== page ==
by Tony Medley
Alexander the Great as
Hamlet. At least that’s the way Writer-Director Oliver Stone sees it.
His Alexander (the normally brilliant Colin Farrell) cries at the drop
of a hat, constantly struggling with some inner dilemma. Here’s a guy
who conquered the world in eight years, yet he can’t keep a dry eye. To
give Colin credit, he does know how to cry real tears on cue.
His mother, Olympias
(Angelina Jolie, who gives as good a performance as anyone in the film), sleeps with snakes and urges young Alexander to
greatness. His father, one-eyed Philip (Val Kilmer), is drunk most of
the time and apparently can’t figure out if he loves Alexander or wants
him dead. He clearly doesn’t much like Olympias, to whom, according to
this, he wasn’t married, making Alexander a bad word.
There are a lot of bad words
in this stinker because Oliver’s script has the players making
long-winded speeches that sound as if they were penned by a Shakespeare
wannabe. Nobody ever talked like these people. The speeches sound like
blank verse without much verse. Even some of
their simple declarative sentences are fatuous. Examples:
Philip tells Alexander,
“Beware of women. They are more dangerous (than men).”
And, “A king must know how to
hurt the ones he loves.”
Worse, Oliver actually steals
a line directly from The Bard of Avon when he has Olympias tell
Alexander, “Beware of men who think too much.” That sounds suspiciously
similar to Julius Caesar telling Mark Antony,
“Yond Cassius has a
lean and hungry look,
He thinks too much; such men
These lines epitomize one of
the worst scripts I’ve ever heard performed in a major movie. Consider:
Alexander has pretty much
conquered the known world and is embarking on a big battle in India. He
rallies his forces before the battle. For some reason, this new brand of
Hollywood filmmakers thinks that just before the battle every leader
gives a Knute Rockne-type speech to his army. Alexander does that in the
two big battles in this film, Gaugamela, when Alexander’s 40,000 man
army and 7,000 man cavalry defeated Persia’s 250,000 man army, and the
jungle battle against elephant-mounted natives in India. At the time of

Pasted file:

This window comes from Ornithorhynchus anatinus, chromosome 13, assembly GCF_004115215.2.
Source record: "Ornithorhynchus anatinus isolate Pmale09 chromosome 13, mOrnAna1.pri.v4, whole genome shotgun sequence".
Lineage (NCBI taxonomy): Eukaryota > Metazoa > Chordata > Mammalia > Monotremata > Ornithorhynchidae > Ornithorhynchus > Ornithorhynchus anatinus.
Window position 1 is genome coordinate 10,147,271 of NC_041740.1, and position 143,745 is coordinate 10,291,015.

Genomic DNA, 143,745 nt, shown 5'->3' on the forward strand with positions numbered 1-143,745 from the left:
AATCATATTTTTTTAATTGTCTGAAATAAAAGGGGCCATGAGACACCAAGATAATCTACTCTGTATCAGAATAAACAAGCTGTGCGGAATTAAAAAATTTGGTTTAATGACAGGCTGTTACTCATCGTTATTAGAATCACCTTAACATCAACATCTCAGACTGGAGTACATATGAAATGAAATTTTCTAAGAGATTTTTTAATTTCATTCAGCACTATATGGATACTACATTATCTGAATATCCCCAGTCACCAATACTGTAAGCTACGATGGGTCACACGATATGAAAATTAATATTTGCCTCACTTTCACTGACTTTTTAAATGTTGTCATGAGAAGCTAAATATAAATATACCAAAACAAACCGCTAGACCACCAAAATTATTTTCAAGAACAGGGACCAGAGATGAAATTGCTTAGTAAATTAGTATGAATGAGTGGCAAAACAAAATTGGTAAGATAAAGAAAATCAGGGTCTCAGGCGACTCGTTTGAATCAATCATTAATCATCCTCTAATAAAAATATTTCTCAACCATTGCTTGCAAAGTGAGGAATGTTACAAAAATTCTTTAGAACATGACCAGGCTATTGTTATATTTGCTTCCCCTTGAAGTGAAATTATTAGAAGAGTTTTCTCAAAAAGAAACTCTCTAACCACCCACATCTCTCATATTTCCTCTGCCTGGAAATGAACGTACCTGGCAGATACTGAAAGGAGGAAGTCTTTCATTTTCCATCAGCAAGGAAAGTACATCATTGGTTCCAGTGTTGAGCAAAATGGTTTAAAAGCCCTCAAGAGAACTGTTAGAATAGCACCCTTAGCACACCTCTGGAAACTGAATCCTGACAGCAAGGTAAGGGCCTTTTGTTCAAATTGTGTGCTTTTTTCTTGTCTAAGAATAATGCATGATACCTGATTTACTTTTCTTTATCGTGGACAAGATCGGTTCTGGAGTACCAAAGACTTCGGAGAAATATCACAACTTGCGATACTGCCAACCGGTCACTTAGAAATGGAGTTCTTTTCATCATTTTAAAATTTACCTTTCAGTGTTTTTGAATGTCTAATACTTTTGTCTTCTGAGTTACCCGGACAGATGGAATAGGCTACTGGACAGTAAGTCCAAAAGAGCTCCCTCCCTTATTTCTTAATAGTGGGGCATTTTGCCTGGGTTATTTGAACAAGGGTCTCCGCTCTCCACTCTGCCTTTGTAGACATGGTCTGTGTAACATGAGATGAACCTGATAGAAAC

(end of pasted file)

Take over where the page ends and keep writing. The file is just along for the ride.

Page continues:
Gaugamela, at the beginning of the film and the beginning of Alexander’s
triumphant march, he was basically untested. But by the time he reached
India, he was the most powerful man the world had ever seen. Yet Stone
has him plead with his army to go into battle. But the army argues back.
It’s like a democracy. The boss says, go into battle and the privates
and corporals and sergeants all say, “Wait a minute, Alex, we’ve
followed you this far but we want to go home to our wives and families,”
just an avalanche of kvetch. Alexander argues back. Back and forth they
go. Really? Some private or sergeant is going to speak up and challenge
the most powerful king the world has ever seen just before going into a
big battle? In a pig’s eye. It sounded more like Crossfire or
Monty Python than history’s greatest leader. This scene is beyond
In Platoon (1986),
Stone’s anti-American diatribe, he filmed one of the best battle
sequences I’ve ever seen when he has an officer call down artillery on
his own position. The film just showed chaos. That works once. He does
it in both major battles in this film. Although the chaos gets a little
tired, the battle of Gaugamela is well done. It goes on for at least 15
minutes, with aerial shots of the great armies maneuvering.
The responsibility for this
mess falls directly on the shoulders of writer-director Oliver Stone.
Give Forrest Gump a cast of Colin Farrell, Anthony Hopkins, Christopher
Plummer, Angelina Jolie, and Val Kilmer with music by Vangelis and I
guarantee you he could come up with something better than this.
Stone blatantly portrays
Alexander as more homosexual than bisexual, in that he shows far more
interest in his lifelong friend, Hephaistion (Jared Leto), and his
horse, Bucephalas, than he does to any of the women around him,
including his first wife, Roxane (Rosario Dawson).
fact, Stone perpetuates Afghanistani stories about Roxane who is
described as a good Afghan girl and who, because her people had been
invaded by Alexander’s forces, secreted a knife under her pillow and
attempted to murder Alexander on their wedding night.
Since nobody could possibly know what occurred
between the two of them on their wedding night, lending credence to such
a bald, unsupported allegation is irresponsible, especially when you’re
telling a story of an historical personage that will be accepted as
gospel by a substantial part of the audience.
Despite the putrid script,
this three hour film is interesting, thanks to Alexander’s amazing story
and the exceptional cast who make the best of what they have to work
with. One thing I did like is that instead of casting some old man like
Tom Hanks as Alexander, Colin Farrell looks like a little boy leading
men. And that’s the way it really was because Alexander accomplished his
conquests before he was 25 years old.
Farrell is one of the best young actors of his generation. But nobody
could make the words the actors are forced to utter sound anything but
banal. The real Alexander the Great conquered the world. Oliver Stone’s
touchy-feely-weepy Alexander would be lucky to last three rounds against
November 18, 2004